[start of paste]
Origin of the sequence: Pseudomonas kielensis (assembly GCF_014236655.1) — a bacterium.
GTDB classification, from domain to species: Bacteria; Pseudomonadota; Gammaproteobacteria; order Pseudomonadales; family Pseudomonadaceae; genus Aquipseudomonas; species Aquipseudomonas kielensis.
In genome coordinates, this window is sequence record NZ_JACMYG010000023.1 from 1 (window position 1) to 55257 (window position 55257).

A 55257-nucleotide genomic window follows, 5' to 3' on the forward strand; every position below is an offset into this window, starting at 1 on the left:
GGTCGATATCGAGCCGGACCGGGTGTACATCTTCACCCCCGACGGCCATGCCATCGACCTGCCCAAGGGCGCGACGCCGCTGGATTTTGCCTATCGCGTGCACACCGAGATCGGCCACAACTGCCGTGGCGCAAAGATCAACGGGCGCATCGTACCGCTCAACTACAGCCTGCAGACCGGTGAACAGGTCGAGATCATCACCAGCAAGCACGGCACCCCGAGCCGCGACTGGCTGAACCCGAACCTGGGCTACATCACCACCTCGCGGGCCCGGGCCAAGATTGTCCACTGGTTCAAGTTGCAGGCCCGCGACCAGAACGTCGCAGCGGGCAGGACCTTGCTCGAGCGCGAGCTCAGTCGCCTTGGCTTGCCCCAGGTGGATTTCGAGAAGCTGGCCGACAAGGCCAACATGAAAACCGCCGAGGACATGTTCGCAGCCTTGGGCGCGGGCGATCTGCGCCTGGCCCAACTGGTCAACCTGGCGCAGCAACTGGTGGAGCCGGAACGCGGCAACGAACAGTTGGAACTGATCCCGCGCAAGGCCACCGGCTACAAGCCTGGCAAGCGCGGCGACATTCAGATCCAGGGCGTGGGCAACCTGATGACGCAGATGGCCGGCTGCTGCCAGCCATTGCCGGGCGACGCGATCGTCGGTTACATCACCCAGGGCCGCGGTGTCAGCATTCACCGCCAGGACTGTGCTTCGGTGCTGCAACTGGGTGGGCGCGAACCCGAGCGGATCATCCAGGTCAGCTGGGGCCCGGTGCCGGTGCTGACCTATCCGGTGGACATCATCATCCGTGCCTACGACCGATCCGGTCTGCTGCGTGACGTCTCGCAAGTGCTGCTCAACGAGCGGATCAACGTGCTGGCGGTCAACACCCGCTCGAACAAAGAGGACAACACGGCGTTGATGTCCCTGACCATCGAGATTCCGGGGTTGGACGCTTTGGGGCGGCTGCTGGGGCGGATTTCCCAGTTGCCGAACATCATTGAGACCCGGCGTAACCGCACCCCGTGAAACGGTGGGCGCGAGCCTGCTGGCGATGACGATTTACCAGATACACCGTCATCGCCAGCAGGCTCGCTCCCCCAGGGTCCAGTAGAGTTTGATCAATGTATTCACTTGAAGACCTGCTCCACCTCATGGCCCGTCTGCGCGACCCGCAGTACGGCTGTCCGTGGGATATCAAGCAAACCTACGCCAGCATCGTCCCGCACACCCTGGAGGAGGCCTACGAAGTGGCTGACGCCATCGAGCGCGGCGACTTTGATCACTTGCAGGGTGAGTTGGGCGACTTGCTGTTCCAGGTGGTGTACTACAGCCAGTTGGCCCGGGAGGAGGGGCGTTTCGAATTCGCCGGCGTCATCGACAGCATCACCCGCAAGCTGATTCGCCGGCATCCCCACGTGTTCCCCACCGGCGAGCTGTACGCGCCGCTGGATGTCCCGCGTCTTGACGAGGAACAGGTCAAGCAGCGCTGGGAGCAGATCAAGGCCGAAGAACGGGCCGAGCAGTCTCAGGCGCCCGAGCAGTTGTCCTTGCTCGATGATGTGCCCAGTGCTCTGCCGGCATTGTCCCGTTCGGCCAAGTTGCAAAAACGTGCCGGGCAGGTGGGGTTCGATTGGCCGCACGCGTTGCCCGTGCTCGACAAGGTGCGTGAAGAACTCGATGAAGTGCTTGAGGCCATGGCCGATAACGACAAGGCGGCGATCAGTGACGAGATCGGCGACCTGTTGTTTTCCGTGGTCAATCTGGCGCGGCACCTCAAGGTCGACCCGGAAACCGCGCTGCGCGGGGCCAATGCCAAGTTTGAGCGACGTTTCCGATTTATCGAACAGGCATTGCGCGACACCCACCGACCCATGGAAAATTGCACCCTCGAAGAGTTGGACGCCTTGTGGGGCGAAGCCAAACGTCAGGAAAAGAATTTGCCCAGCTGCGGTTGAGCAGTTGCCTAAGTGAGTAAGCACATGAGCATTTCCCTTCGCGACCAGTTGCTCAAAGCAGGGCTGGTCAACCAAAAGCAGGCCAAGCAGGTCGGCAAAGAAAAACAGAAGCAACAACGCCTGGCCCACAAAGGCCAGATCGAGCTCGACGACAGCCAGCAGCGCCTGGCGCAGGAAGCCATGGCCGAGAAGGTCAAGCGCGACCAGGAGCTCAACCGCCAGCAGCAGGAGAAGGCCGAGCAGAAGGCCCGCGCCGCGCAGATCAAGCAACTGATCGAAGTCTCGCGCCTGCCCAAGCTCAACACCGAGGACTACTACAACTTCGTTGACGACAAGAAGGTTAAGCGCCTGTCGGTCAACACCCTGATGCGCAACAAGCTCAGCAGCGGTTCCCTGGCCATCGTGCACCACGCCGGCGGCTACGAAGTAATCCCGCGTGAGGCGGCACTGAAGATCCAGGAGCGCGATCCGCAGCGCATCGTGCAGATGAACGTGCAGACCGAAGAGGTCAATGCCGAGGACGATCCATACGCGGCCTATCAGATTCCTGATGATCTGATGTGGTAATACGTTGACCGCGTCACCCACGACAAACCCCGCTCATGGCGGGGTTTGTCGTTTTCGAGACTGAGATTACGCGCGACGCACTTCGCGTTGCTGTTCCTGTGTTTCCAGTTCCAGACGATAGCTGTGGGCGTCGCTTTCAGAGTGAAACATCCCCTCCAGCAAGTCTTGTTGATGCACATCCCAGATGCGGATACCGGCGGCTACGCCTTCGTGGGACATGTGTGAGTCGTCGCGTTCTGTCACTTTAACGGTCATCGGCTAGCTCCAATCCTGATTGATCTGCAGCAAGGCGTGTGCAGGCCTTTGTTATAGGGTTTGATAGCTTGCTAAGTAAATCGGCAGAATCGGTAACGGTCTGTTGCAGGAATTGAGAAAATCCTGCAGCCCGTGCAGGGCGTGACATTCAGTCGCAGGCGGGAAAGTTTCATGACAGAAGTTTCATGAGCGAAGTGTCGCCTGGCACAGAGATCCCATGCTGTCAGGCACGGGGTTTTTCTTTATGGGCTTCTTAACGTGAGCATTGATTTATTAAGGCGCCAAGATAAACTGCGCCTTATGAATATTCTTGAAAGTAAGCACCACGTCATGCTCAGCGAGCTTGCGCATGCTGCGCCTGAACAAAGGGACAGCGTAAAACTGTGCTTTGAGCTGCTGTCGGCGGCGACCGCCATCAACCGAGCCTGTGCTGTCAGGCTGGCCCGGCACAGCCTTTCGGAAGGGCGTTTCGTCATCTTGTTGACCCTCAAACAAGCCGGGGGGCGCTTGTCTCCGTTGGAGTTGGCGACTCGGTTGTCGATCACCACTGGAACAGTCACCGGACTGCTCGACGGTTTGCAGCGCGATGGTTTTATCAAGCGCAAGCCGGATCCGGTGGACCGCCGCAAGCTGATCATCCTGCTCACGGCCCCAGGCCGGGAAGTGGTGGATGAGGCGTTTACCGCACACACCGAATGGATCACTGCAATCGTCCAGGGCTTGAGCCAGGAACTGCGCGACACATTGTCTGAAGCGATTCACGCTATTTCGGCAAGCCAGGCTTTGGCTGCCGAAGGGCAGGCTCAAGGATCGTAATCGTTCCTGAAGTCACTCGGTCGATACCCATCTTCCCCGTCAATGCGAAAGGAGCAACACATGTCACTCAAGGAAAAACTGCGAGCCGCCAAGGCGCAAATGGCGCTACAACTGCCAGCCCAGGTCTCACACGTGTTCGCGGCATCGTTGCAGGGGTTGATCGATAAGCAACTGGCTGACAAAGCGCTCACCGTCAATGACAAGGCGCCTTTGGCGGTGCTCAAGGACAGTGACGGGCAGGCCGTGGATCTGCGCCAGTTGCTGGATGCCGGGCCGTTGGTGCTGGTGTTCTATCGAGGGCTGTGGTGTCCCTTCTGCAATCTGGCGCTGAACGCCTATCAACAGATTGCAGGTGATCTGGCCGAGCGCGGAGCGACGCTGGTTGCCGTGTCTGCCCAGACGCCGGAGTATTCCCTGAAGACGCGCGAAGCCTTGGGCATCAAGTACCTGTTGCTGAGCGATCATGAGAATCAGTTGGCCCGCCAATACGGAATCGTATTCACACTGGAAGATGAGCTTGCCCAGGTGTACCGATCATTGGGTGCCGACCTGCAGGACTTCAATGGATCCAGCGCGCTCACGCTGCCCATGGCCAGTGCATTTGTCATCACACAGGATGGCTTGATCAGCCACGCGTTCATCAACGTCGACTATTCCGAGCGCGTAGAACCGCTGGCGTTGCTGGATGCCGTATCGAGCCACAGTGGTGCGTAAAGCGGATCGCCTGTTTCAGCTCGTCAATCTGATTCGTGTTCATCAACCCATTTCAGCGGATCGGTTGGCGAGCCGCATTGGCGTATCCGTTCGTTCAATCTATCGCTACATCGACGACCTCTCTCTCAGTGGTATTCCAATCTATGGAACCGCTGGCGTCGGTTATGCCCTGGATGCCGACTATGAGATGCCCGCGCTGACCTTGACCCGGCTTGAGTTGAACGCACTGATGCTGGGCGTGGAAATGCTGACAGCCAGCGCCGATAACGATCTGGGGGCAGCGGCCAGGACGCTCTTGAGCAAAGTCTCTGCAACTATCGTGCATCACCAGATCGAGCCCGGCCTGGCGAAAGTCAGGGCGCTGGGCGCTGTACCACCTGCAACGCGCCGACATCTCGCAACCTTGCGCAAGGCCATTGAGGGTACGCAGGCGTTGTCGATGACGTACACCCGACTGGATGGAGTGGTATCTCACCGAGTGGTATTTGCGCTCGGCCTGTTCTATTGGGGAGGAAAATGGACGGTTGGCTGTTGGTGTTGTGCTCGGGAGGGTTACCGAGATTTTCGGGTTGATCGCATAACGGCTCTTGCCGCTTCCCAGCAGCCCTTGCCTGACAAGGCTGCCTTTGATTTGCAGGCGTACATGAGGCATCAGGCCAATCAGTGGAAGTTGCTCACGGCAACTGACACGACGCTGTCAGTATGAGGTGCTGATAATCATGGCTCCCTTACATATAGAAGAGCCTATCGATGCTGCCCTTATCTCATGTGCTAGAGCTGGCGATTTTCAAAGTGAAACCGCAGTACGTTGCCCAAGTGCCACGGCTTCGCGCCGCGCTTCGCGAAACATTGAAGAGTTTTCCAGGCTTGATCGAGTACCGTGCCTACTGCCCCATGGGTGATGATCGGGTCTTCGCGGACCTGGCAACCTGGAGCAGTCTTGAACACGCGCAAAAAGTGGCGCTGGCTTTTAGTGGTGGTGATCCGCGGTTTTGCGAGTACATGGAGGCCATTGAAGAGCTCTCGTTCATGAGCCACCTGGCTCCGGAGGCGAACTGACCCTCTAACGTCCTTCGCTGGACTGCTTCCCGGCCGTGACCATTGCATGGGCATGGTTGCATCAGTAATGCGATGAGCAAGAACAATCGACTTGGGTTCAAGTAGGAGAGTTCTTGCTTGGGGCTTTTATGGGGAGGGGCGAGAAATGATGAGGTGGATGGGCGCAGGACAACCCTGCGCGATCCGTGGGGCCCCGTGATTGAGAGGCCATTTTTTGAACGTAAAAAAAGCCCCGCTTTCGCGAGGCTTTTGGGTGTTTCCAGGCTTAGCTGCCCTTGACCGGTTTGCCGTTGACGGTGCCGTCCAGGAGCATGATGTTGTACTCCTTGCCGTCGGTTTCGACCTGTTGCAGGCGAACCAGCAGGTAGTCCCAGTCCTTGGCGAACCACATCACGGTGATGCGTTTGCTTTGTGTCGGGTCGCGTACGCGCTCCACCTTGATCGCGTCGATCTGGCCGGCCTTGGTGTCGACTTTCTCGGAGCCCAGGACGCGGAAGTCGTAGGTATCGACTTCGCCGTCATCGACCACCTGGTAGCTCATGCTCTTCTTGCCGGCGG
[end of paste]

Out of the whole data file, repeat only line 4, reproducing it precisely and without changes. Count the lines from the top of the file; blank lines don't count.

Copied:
A 55257-nucleotide genomic window follows, 5' to 3' on the forward strand; every position below is an offset into this window, starting at 1 on the left: